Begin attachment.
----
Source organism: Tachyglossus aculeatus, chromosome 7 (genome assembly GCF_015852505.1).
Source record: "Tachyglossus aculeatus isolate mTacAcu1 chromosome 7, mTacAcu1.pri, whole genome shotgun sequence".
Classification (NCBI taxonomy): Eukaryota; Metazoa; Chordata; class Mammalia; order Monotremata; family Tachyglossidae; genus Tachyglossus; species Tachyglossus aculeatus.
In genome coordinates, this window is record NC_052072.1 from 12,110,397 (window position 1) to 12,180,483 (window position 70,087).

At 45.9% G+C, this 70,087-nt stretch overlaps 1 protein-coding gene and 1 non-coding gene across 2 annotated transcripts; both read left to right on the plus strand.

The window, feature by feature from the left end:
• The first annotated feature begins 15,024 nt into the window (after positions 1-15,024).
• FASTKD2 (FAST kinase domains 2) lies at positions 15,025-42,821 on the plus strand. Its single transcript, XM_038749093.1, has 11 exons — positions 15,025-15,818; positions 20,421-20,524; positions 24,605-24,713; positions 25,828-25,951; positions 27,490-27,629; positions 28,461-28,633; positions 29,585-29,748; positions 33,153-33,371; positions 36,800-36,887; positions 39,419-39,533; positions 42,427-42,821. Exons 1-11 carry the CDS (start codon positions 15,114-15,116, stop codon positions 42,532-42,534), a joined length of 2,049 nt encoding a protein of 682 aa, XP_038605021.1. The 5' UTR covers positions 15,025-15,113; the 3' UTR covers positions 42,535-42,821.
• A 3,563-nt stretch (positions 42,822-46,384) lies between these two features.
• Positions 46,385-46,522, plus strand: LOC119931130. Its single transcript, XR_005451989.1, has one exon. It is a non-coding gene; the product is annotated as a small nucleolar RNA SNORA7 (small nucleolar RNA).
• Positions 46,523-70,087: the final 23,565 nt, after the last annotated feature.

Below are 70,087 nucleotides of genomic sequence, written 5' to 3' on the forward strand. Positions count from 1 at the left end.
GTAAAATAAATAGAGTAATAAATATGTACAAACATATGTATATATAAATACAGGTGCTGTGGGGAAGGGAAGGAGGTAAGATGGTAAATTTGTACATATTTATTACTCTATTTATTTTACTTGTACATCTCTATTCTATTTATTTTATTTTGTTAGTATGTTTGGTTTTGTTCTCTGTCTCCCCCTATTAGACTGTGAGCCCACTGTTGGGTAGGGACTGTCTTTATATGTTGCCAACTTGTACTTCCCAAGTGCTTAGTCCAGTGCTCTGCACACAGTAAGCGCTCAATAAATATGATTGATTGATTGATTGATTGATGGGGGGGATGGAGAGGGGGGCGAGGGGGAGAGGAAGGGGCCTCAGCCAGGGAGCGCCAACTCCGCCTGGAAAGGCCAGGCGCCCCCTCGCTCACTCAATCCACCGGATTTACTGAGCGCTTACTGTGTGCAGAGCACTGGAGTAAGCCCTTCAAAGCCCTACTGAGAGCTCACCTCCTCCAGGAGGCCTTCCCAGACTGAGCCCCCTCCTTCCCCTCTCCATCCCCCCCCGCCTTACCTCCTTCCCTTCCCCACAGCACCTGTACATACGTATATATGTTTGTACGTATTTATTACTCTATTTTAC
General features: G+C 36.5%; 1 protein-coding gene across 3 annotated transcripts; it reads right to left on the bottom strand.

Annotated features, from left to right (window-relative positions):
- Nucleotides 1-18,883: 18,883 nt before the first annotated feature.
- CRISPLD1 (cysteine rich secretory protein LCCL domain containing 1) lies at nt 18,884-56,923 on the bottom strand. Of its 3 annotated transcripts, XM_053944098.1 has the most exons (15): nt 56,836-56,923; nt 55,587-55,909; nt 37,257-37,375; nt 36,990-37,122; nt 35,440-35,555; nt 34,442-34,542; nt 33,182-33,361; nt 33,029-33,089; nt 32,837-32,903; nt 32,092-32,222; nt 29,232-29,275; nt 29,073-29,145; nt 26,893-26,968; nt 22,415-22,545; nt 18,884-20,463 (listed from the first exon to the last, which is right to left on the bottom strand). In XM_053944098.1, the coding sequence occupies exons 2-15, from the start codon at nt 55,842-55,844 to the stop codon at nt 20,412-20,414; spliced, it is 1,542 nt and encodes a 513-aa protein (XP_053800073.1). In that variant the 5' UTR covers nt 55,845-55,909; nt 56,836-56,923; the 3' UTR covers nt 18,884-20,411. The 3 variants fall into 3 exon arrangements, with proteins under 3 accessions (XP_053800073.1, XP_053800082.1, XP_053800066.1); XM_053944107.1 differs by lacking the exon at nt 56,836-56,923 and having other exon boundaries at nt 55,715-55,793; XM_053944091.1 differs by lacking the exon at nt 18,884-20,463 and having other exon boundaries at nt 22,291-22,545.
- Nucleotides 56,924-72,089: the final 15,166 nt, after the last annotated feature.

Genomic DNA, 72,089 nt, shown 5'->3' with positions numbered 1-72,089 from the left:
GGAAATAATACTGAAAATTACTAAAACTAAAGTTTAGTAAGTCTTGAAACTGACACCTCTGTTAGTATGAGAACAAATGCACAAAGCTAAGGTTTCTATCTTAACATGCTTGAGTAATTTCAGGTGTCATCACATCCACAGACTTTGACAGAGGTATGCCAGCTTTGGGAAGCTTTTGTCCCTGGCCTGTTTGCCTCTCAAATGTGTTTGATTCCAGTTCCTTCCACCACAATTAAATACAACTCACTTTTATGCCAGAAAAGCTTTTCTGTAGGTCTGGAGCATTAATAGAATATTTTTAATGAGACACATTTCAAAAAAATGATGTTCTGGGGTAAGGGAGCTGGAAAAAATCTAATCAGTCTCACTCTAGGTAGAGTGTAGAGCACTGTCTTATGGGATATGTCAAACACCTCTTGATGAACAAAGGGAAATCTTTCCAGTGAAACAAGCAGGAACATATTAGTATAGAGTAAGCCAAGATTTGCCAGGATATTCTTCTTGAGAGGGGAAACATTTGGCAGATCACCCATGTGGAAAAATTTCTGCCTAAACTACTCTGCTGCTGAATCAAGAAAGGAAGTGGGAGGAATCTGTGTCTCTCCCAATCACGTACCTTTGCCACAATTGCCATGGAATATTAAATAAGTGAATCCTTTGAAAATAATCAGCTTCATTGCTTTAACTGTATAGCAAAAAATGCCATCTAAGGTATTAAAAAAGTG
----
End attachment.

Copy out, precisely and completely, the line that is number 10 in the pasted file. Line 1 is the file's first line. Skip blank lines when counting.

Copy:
• Positions 46,385-46,522, plus strand: LOC119931130. Its single transcript, XR_005451989.1, has one exon. It is a non-coding gene; the product is annotated as a small nucleolar RNA SNORA7 (small nucleolar RNA).